We’re very lucky to be in the location we are as our catchment area is brilliant for clients but we’re also eligible for great suppliers. We’re thankful everyday that our suppliers allow our small business to offer their brands.
We all want to be putting million-pound orders in every day, but until we can offer our clients a specific component once or twice a month is very impactful on our end.
I’m holding the opinion that building a bike business of any sort through the COVID challenges must be some sort of baptism by fire with an opportunity to learn at such an accelerated rate, like instilling the leanest operational practices we can, specifically on the bootstrap budget we have. If we can do this, we can do this.
All I ask of us is that every day, we do the best we can, focusing on quality as the main goal. Done right over done quick is the goal.
What are your plans for 2023 and beyond?
Ride more! Closing 2023 we have a heavy training goal so we’re going through shifts to concentrate on our retail capabilities. Service offerings will continue in a similar vein as we look to streamline how we do things – I need us to get more juice from this squeeze!
We’ll definitely push our group sessions more in future, where we visit workplaces where for a full working day we bang out as many services as possible or we meet the gravel gang at the pub or cake shop to show how to best index gears.
How many staff do you have, what are your opening hours?
I spearhead the whole thing as a sole-trader business but I consider myself exceptionally lucky to have the familial support I have, and we have spare shirts that get thrown on by regular helpers when we need them. I’m getting better at asking for help but that was definitely a skill it took longer to learn than I would have liked.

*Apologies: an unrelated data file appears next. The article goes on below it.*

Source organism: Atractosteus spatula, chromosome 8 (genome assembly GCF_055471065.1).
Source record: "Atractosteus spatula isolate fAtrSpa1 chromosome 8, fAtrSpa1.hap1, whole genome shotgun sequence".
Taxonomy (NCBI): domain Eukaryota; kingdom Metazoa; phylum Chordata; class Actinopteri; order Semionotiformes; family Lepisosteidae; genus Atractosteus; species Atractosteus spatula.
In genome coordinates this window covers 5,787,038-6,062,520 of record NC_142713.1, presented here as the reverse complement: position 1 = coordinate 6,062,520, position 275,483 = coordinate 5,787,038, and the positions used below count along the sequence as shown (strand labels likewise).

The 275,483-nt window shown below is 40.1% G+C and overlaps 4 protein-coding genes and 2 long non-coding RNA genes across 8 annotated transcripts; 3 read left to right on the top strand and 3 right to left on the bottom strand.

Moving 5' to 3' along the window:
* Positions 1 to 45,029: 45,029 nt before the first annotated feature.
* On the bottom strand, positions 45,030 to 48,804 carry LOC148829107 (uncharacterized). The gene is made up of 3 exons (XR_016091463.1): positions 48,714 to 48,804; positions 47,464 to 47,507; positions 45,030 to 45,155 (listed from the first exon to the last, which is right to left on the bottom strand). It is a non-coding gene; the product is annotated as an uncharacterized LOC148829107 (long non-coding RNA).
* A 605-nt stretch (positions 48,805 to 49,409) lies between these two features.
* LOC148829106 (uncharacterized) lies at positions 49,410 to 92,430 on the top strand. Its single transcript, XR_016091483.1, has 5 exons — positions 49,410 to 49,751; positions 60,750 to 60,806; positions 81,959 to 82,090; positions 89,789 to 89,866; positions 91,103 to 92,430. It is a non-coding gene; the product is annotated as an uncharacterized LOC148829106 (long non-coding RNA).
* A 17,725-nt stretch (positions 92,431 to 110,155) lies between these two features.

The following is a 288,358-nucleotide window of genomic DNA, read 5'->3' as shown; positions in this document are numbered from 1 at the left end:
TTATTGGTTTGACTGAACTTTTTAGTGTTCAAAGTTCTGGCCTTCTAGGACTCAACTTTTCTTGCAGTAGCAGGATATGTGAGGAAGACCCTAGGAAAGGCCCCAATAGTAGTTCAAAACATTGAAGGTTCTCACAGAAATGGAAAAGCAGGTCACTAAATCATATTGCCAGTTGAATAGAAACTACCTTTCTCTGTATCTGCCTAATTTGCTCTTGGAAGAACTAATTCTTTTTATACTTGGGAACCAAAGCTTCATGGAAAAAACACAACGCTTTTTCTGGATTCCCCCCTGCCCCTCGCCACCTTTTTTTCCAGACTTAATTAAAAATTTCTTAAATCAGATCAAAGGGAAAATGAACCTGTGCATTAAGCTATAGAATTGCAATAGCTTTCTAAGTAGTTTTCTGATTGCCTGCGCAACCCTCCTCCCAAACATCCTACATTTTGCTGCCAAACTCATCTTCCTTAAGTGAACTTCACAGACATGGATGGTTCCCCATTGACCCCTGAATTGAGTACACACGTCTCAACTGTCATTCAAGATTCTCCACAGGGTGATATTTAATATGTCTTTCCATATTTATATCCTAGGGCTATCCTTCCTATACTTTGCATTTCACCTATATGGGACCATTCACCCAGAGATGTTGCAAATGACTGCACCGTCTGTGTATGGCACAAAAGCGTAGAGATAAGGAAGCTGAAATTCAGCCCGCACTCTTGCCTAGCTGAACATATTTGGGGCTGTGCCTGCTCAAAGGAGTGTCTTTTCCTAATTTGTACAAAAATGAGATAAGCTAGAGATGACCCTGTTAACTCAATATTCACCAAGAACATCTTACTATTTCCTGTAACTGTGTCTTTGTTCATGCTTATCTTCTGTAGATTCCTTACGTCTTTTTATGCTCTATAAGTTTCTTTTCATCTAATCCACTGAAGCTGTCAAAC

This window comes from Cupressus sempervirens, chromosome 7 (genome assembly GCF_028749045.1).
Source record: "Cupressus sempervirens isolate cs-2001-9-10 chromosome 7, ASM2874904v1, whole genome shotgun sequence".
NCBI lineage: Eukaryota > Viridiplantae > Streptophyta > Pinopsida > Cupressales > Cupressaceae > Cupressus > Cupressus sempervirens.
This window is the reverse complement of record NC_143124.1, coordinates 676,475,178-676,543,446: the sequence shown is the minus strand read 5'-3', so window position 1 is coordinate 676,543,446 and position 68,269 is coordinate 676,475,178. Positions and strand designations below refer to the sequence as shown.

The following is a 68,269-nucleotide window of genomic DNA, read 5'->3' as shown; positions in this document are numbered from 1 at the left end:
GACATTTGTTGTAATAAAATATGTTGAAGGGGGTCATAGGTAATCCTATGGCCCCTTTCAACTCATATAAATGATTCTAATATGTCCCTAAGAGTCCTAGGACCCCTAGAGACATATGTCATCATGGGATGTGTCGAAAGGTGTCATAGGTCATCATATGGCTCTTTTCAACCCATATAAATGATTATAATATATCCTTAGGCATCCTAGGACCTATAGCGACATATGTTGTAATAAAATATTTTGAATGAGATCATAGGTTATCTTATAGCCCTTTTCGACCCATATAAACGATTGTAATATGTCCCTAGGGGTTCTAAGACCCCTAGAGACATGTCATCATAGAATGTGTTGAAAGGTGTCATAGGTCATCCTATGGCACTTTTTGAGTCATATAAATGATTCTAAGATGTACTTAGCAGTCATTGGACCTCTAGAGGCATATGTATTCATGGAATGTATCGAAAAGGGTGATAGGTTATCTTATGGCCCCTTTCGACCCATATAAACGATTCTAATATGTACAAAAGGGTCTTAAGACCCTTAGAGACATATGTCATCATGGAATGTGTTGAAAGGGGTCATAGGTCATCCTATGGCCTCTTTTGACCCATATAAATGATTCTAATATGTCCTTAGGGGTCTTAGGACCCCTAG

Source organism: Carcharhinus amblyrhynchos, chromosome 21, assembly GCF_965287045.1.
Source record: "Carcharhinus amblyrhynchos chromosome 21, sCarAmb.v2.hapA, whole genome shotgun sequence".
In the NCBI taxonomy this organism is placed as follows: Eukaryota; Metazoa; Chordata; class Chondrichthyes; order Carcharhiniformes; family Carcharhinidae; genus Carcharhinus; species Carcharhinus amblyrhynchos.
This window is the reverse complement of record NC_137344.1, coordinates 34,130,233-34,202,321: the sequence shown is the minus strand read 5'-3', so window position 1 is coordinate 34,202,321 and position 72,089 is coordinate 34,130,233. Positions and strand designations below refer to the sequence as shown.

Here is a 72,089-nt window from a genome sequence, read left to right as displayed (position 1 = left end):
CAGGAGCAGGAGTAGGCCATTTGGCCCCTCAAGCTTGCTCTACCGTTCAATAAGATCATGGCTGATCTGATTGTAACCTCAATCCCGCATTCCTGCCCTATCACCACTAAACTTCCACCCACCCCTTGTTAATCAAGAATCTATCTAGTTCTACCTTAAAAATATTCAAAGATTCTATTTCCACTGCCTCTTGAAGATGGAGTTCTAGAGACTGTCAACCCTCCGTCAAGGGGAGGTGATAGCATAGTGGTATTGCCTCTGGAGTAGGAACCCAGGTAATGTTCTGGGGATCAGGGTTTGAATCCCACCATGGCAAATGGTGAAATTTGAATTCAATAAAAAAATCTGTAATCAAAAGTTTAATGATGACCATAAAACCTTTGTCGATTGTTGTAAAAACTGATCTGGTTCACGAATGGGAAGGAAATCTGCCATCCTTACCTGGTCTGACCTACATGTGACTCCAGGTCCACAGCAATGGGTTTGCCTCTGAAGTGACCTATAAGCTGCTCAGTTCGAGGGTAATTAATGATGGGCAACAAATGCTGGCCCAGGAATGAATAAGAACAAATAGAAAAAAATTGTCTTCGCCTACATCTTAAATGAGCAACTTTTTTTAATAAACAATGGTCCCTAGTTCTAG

Our fitting and service efforts are run by appointment with free, no-obligation assessments in addition, but we open 10am to 7pm four days a week, closing an hour earlier on Fridays and 10am-4pm on Saturdays. Sundays we try to pick up the pieces.
Do you have any tips you’d like to share with other retailers?
Besides the reminder to step back and celebrate accomplishments?
We’re still learning so much but building a network has been valuable to us. From day one connecting to local business groups, even outside the bike industry, proved brilliant – it’s fascinating how common ‘business problems’ are. Details might change but the learning is the same.
The fail-together, fail-fast, Steve Jobs mentality is powerful. As an independent, it’s too easy to develop a silo mentality so having people pull your head out of the sand every now and again helps.
I want us to communicate better. Even a short, out-of-hours text message helps people feel connected to the process. With that also comes the under-promising habit.
A twenty-minute workshop job isn’t a twenty-minute job when you have to welcome guests, answer the phone, respond to emails, clean the shop, feed yourself, sleep sometimes and submit your accounts…